I had a conversation with a teacher the other day. She was taking a graduate course on literacy in the digital media age, and had been, as part of the class, introduced to the framework for 21st century skills from the Partnership for 21st century Skills. The framework has been adopted by the state governor, school board, and department of education for this teachers state — one of the first states to adopt the program. However, she said that when a poster of the framework was recently given out at a faculty meeting at her school, she was the only teacher who had ever heard of it. She also said that nothing more was said about the initiative by the administrator who was leading the meeting.
Of course the problem is not the teachers, though they should be aware of progressive initiatives happening in education. The problem is not the administrator, who learned about the initiative as only one of a string of issues on the agenda of the leadership meeting where she received the bundle of posters, though she, too, should be aware of emerging issues.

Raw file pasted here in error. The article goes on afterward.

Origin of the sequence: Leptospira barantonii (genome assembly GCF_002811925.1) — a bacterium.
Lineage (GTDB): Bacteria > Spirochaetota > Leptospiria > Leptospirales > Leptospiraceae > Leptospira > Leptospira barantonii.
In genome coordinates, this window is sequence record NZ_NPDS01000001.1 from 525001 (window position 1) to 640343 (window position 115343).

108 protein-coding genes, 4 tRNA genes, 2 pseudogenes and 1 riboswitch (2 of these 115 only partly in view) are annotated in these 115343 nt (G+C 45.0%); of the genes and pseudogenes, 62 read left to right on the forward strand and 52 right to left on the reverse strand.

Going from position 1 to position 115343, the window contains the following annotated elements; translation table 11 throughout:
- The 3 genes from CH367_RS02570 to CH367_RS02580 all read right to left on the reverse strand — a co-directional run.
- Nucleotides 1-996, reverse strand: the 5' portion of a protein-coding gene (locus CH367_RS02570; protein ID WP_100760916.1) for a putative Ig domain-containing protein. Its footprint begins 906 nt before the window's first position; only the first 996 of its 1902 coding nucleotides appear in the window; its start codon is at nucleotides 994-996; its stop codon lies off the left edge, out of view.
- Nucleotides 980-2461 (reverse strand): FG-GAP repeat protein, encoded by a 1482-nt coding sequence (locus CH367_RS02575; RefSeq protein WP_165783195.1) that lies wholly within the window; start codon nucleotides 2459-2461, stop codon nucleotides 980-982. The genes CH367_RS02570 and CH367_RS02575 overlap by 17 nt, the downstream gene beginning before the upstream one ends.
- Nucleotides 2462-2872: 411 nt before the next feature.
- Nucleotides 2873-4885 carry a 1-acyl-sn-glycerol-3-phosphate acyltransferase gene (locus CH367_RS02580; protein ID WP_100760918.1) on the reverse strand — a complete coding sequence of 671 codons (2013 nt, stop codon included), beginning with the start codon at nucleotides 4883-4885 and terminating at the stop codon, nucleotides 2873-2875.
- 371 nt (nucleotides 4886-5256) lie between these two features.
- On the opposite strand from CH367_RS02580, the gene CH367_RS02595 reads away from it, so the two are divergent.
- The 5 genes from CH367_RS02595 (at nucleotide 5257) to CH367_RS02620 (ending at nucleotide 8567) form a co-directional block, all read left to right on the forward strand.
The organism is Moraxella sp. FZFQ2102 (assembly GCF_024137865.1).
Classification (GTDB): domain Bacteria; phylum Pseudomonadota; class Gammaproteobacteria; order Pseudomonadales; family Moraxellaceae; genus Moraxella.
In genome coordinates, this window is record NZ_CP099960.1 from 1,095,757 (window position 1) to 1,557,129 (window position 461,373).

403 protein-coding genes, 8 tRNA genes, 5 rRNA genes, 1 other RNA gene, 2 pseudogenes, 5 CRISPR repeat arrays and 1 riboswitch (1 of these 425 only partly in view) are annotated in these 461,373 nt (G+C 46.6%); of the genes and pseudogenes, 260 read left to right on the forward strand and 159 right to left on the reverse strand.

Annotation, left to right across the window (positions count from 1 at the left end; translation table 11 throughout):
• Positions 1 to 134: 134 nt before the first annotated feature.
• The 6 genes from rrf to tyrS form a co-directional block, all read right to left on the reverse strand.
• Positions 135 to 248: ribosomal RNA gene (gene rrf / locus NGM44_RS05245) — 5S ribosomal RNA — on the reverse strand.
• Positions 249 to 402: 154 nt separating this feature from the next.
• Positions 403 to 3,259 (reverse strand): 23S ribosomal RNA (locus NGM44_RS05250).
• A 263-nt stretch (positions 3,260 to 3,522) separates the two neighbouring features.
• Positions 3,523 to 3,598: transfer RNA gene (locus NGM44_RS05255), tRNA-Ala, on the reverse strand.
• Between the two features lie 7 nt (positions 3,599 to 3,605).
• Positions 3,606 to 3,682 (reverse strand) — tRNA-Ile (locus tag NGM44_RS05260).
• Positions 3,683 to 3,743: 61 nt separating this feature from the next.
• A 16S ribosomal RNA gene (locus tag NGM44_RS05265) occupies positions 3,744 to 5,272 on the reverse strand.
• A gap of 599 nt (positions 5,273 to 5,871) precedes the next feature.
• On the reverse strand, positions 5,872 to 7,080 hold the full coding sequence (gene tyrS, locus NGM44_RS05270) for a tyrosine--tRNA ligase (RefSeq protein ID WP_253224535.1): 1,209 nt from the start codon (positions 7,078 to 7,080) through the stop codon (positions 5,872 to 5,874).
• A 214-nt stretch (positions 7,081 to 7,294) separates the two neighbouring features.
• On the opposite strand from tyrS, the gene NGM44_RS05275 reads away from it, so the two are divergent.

The problem is — well there are lots of problems. And there are lots, lots, lots, of things we’re doing right. I guess that the problem is an institution that has been allowed and even encouraged to maintain a culture of work and expectations that were entirely appropriate for a highly successful industrial society that rested on an economic high, unconcerned by a creeping but accelerating flatness.
But a new century, a new global economy, a new environment of personal power, and a new information and media landscape demand a new culture and even definition for education and being educated.
So here’s your assignment for the day.
- How would you define the 21st century teacher?
- How would you define the 21st century classroom?
- How would you define the 21st century student?
Nwar, Ryun. “Quintessential Kindergarten Teacher.” Orionoir’s Photostream. 22 Sep 2007. 3 Oct 2007 <http://flickr.com/photos/orionoir/1425775282/>.